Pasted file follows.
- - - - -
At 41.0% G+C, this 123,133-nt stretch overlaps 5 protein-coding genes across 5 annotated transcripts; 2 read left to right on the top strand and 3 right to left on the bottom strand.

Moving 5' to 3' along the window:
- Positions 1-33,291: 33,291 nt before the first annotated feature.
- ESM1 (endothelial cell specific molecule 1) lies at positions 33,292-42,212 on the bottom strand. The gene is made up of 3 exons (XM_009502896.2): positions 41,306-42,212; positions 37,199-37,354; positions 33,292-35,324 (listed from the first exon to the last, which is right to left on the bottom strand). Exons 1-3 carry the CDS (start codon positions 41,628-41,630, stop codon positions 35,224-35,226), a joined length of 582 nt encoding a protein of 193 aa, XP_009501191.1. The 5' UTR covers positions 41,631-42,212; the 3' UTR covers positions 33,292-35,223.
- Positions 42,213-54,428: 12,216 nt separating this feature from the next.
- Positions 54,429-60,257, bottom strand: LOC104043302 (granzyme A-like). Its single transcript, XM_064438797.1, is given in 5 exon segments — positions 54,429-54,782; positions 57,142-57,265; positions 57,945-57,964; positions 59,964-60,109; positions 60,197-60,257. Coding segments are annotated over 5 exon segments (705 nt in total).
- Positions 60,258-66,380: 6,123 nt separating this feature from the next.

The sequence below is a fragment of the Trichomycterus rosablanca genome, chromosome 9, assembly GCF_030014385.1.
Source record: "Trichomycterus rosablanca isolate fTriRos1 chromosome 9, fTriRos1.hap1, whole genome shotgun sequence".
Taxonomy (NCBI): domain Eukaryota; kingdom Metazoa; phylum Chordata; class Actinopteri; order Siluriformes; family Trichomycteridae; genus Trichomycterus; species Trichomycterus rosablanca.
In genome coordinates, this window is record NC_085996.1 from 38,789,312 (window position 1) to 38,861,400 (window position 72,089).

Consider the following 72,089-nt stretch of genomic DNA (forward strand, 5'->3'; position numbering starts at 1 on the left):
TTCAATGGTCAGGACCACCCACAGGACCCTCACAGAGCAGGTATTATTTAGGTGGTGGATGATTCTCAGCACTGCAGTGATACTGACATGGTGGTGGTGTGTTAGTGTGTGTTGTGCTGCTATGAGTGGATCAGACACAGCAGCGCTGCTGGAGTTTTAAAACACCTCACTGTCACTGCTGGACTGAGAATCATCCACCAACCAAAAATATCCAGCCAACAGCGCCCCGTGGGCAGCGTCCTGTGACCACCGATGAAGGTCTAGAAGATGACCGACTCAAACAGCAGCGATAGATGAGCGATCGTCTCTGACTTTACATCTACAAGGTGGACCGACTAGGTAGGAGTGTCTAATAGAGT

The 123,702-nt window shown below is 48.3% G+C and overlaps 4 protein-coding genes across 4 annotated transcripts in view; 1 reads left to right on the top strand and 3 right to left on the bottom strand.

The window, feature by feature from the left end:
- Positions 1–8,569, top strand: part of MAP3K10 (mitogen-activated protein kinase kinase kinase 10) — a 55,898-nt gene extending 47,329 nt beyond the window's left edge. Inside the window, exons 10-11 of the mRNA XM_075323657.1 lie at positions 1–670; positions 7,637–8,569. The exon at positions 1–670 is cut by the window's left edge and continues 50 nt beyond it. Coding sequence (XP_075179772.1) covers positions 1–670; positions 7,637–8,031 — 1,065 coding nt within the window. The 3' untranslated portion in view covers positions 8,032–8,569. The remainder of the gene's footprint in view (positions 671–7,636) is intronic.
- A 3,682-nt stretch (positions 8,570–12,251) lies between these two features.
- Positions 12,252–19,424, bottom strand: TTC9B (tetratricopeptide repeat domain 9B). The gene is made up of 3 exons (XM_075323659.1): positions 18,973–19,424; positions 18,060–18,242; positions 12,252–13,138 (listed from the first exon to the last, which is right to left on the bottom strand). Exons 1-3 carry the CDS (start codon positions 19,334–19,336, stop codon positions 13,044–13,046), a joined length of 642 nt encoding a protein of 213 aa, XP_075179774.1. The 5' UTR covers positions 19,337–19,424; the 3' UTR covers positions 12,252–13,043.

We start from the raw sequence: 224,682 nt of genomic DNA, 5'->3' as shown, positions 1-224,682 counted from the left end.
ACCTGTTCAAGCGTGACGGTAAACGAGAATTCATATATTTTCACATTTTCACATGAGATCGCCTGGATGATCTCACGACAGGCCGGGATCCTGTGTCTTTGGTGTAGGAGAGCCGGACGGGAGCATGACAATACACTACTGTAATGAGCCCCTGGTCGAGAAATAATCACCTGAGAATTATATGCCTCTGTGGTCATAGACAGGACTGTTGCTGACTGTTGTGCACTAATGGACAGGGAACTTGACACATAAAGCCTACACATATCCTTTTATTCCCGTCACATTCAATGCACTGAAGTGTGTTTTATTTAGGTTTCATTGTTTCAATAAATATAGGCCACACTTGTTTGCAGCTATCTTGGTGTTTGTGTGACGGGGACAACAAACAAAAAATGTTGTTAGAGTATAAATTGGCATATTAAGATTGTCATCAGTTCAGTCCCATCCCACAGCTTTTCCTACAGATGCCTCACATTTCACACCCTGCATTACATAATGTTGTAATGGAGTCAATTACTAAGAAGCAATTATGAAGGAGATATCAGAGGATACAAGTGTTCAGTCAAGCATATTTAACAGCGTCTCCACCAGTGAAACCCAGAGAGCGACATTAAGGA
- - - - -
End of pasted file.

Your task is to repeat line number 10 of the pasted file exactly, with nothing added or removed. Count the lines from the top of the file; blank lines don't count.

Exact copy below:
Taxonomy (NCBI): domain Eukaryota; kingdom Metazoa; phylum Chordata; class Actinopteri; order Siluriformes; family Trichomycteridae; genus Trichomycterus; species Trichomycterus rosablanca.